Tag Archives: programmer

Making my own USBasp programmer

I’ve been trying to make some for the last two weeks (yes, two weeks). I didn’t use the provided designs, that’s why it took so long: first, I wanted to get apprehended with the UNIX electronics CADs; then, as one should expect, I ran into design trouble of a layout that hasn’t been tested.

So here’s some valuable experience:

0) When developing with a crystal, make sure it’s the first thing you put near the IC! You need minimal distances, remember?

1) Design the PCB while looking at the schematic – you can actually see that C1 and C3 can be put very nicely near the USB connector (pins 1 and 4); R3 right next to it, too (pins 1 and 2); and some components “stick” naturally to the IC. This can be applied to other schematics.

2) check your schematic, not just the PCB. I’ve actually wasted the last week trying to pin-point the cause of a weird behaviour: the programmer can be programmed, the fuses can be set, it works as a stand-alone USB device (when no target is connected) and even when the target (a known-to-work USBasp) is connected, but not set to self-programming mode. As soon as it is (jumper 2 is set), the built USBasp starts to malfunction:

  • if the Brown-Out Detector is enabled (some other fuse combinations also apply), the power LED flickers, and the device is unrecognized;
  • under other configurations, the device simply does not power-on (the LED stays blank);

What I have found out is that I accidentally put JP2 in the wrong place: as you can see on the schematic, the wire that goes out of pin 5 of the ISP socket branches into one that joins the SS, and the other one that goes to ~RESET. Since I’ve redrawn my schematic, I accidentally put the jumper in the wire that goes with the SS.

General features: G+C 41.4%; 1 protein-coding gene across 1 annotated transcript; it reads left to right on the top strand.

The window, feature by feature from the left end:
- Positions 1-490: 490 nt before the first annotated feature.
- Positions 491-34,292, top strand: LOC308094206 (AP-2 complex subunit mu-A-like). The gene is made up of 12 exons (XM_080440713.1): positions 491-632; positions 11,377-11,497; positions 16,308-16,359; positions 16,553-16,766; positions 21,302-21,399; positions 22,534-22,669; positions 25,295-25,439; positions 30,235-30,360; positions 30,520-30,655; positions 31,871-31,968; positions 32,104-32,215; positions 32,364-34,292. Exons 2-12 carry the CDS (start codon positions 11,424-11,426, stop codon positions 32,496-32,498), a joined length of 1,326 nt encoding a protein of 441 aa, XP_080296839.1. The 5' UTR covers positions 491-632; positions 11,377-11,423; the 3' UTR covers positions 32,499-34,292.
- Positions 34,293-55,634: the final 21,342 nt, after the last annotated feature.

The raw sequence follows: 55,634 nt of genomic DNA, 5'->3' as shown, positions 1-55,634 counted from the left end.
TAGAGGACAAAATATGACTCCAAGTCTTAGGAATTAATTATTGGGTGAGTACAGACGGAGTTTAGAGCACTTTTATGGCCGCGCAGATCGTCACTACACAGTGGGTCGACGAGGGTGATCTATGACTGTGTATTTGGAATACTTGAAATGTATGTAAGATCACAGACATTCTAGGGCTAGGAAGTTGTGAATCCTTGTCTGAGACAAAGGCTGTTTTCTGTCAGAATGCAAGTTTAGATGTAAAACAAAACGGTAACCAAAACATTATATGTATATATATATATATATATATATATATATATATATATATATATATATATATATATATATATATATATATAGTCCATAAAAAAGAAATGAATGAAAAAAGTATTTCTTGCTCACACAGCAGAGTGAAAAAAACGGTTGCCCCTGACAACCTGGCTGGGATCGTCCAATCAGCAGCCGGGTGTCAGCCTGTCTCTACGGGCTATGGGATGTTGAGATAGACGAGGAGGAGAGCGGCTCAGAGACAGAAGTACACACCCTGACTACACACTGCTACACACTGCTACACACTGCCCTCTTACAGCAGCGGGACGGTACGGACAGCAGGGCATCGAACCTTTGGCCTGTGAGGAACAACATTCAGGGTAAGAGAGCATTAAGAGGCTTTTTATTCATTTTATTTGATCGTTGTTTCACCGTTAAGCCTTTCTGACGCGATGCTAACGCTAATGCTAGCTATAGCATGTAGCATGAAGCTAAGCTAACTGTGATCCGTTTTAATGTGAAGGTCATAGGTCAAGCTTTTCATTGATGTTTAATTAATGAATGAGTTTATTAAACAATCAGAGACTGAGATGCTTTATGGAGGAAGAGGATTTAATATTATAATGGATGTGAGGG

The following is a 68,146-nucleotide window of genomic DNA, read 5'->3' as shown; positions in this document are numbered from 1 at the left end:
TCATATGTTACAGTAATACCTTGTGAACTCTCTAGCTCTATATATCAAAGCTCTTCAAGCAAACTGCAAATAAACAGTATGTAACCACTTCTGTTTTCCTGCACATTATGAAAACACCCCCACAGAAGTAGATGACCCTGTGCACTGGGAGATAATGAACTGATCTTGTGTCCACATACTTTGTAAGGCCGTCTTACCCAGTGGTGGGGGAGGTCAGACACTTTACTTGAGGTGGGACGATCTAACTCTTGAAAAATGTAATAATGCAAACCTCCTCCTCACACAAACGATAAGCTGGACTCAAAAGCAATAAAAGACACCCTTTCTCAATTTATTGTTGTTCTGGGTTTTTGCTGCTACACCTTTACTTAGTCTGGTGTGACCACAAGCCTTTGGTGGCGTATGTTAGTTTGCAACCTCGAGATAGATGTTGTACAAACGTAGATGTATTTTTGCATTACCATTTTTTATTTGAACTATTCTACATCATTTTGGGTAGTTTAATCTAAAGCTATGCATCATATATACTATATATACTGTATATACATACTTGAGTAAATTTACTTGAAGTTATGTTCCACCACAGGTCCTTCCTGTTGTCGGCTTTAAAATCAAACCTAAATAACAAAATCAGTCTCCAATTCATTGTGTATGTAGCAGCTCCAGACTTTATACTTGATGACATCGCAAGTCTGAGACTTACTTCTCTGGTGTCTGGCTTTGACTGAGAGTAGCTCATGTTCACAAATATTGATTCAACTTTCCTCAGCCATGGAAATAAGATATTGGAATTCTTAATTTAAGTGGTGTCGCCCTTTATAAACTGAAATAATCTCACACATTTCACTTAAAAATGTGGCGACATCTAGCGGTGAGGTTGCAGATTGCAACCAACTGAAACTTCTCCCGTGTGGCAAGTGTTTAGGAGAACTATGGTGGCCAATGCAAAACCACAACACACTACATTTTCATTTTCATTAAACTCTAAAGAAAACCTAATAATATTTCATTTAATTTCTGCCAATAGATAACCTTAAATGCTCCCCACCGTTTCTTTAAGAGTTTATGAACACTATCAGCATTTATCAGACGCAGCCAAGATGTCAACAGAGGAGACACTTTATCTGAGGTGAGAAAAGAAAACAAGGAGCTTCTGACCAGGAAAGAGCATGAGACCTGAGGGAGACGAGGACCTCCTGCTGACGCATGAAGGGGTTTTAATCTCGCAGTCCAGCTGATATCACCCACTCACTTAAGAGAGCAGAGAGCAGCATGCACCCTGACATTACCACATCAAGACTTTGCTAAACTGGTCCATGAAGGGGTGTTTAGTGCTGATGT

Now, this has far-reaching complications. First off, this means that ~RESET is always connected to pin 5 of X2. Thus if the programmer is in slave mode (being programmed), the master controls ~RESET when it issues commands, and its +5V (through pin 2, VCCINT) influences the ~RESET through R6 (10K). Cumulatively, this provides the same conditions that would be seen in proper master-mode.

When such a USBasp is a master with no target, or the target is not set to self-programming (target’s JP2 disconnected), then master’s ~RESET is only influenced by the +5V, which comes from the USB. Also no problem here.

But when the target has JP2 set, you effectively have two programmers set to self-programming! This results in a race condition and also a loop, where master feeds the slave with VCCINT, which is then provided back to the master through pin 5 of X2 – and since master has its JP2 “shorted out”, it all effectively sets its ~RESET to +5V!

“Now, that’s pretty fucked up right here!” – you’re going to say; but, actually, this can be worked to an advantage. If you test your programmer on a known-to-work USBasp target, you will immediately notice such non-standart behaviour. If it was a normal target on the other end, you’d have an even bigger hell of a time finding what’s wrong than I did.

Not to mention you’d get a programmer that’s unable to reproduce itself.

3) If this is your first USBasp, build it of discreet components (and let teh ceiling cat be with you, ameh). This way you:

  • can change the IC easily if you misprogram the fuses (say, edit “hfuse” to “lfuse” in avrdude, move the cursor to change the fuse value, and accidentally press Enter instead of Backspace (doh!);
  • can use resistors to “jump” long distances over several lines you’ve already run;
  • know for sure what the values of the capacitors are (!).
  • don’t have to deal with SMT Zener diodes, which might only be available in MINIMELF packages.

4) Along the way, I also got to read some valuabl infoz on how AVR and USB get along.

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